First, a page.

Inspections of US egg farms reveal “stomach churning” conditions
1 September 2010
The Food and Drug Administration (FDA) released findings Monday on inspections carried out in late August of the facilities of two egg companies at the center of a salmonella outbreak that has sickened thousands in the US in recent months. The companies have issued recalls of more than 550 million potentially contaminated eggs.
Inspectors found abominable conditions at Iowa farms operated by Quality Egg—parent company of Wright County Egg—and Hillandale Farms. Their findings included piles of manure, seeping manure, uncaged birds tracking manure, maggots and flies too numerous to count, and patently unsanitary work methods.
Neither company had adhered to a salmonella prevention plan. The US Centers for Disease Control and Prevention (CDC) estimates that about 1,470 people in the US have been sickened by the Salmonella enteritidis (SE) bacteria in the latest outbreak (a figure likely underreported by a factor of as much as 40).
The Center for Science in the Public Interest called the FDA’s findings at the eggs farms “stomach churning.” The food advocacy group said that these companies operate with impunity because they expect no government oversight of their operations. “The decrepit conditions in these henhouses reflect the fact that companies know that FDA inspections are so rare,” the group noted in a statement.
According to Michael R. Taylor, deputy FDA commissioner for foods, the FDA had never previously inspected Wright County Egg or Hillandale Farms. And even in the face of growing evidence that the two giant egg producers were the likely source of salmonella outbreak, the FDA delayed action for weeks before finally pressuring the companies to issue recalls of the tainted eggs—Wright County on August 13 and Hillandale on August 20. (See: “US agencies delayed action on tainted eggs for weeks”)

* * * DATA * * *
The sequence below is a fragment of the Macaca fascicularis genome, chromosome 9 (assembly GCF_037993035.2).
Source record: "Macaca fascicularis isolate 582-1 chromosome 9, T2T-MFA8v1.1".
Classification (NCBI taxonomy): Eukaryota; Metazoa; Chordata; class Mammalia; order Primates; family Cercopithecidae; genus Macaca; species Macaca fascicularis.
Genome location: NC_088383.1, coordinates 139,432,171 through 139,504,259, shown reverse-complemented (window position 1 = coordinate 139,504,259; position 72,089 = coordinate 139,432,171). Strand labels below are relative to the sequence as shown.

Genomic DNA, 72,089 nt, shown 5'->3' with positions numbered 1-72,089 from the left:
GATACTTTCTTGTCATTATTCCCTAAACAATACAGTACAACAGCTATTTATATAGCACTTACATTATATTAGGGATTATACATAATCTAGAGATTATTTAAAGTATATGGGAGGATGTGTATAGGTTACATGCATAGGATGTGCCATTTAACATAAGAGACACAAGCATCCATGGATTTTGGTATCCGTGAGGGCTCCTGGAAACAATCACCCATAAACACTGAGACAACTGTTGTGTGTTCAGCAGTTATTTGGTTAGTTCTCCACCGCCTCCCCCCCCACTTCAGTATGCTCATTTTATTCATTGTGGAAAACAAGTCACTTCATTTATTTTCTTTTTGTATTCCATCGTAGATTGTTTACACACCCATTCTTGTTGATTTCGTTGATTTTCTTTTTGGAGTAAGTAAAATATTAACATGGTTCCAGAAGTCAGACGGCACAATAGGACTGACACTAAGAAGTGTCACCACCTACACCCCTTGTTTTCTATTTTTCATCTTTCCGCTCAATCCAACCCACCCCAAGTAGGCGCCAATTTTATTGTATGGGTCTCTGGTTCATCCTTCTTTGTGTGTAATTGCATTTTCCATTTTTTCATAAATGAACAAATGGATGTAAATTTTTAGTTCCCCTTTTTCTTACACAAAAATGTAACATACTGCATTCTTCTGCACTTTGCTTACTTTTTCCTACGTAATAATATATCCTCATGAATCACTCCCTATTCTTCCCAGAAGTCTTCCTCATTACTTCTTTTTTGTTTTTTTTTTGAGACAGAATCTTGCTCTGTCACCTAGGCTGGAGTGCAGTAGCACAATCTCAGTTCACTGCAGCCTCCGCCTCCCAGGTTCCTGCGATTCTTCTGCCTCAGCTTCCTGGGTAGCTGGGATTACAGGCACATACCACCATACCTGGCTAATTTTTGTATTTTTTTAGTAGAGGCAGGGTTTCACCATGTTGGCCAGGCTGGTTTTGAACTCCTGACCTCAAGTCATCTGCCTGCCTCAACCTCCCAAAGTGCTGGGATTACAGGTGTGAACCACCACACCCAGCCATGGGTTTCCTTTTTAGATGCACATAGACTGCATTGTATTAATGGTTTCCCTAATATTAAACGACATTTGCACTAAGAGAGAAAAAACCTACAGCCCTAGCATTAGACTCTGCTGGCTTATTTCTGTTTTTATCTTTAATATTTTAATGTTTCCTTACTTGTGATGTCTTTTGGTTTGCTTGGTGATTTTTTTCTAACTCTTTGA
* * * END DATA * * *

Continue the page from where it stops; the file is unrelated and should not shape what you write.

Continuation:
The inspections carried out by the FDA between August 12 and August 30 revealed “significant objectionable conditions,” according to the director of the FDA’s office of enforcement, David Elder. Such an assessment doesn’t begin to describe the deplorable conditions under which a basic food staple is being mass produced and then sold and fed to a public generally unaware of the dangers of consuming undercooked shell eggs.
At six Wright County Egg facilities the FDA found the following:
• Chicken manure in piles up to 8 feet high under egg-laying houses. “The outside access doors to the manure pits at these locations have been pushed out by the weight of the manure, leaving open access to wildlife or domesticated animals,” the report said.
• Non-chicken and wild birds inside the henhouses. These birds can introduce salmonella through their droppings. Inspectors observed, “non-chicken feathers” inside a henhouse; “Wildbirds were observed flying inside and outside”; “Pigeons were observed roosting in an air vent where the screening was damaged.”
• Numerous live rodents. The report also noted: “Un-baited, unscaled holes appearing to be rodent burrows located along the second floor baseboards.”
• Manure seeping through the foundation. “Dark liquid which appeared to be manure was observed seeping through the concrete foundation to the outside of the laying houses” at numerous locations, inspectors reported.